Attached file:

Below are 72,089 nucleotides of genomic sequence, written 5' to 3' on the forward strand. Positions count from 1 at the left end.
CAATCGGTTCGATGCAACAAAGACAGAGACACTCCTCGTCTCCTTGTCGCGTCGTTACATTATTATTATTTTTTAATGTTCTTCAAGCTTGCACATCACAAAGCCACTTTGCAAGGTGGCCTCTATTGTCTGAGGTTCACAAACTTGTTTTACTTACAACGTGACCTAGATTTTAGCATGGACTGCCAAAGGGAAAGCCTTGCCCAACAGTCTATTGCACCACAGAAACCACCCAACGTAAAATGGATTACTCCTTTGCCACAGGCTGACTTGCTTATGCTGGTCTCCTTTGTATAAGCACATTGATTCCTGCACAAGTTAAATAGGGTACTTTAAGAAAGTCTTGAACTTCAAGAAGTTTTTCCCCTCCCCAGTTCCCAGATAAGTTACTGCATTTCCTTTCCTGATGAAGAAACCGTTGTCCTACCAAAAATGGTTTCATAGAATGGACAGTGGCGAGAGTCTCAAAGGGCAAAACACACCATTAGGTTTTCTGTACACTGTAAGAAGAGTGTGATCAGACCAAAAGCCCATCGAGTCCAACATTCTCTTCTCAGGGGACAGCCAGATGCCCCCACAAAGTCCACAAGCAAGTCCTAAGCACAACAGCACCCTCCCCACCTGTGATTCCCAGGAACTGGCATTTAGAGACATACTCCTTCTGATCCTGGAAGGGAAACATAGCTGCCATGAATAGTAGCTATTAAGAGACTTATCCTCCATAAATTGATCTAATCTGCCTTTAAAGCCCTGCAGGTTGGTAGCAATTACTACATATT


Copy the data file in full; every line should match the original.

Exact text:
Below are 72,089 nucleotides of genomic sequence, written 5' to 3' on the forward strand. Positions count from 1 at the left end.
CAATCGGTTCGATGCAACAAAGACAGAGACACTCCTCGTCTCCTTGTCGCGTCGTTACATTATTATTATTTTTTAATGTTCTTCAAGCTTGCACATCACAAAGCCACTTTGCAAGGTGGCCTCTATTGTCTGAGGTTCACAAACTTGTTTTACTTACAACGTGACCTAGATTTTAGCATGGACTGCCAAAGGGAAAGCCTTGCCCAACAGTCTATTGCACCACAGAAACCACCCAACGTAAAATGGATTACTCCTTTGCCACAGGCTGACTTGCTTATGCTGGTCTCCTTTGTATAAGCACATTGATTCCTGCACAAGTTAAATAGGGTACTTTAAGAAAGTCTTGAACTTCAAGAAGTTTTTCCCCTCCCCAGTTCCCAGATAAGTTACTGCATTTCCTTTCCTGATGAAGAAACCGTTGTCCTACCAAAAATGGTTTCATAGAATGGACAGTGGCGAGAGTCTCAAAGGGCAAAACACACCATTAGGTTTTCTGTACACTGTAAGAAGAGTGTGATCAGACCAAAAGCCCATCGAGTCCAACATTCTCTTCTCAGGGGACAGCCAGATGCCCCCACAAAGTCCACAAGCAAGTCCTAAGCACAACAGCACCCTCCCCACCTGTGATTCCCAGGAACTGGCATTTAGAGACATACTCCTTCTGATCCTGGAAGGGAAACATAGCTGCCATGAATAGTAGCTATTAAGAGACTTATCCTCCATAAATTGATCTAATCTGCCTTTAAAGCCCTGCAGGTTGGTAGCAATTACTACATATT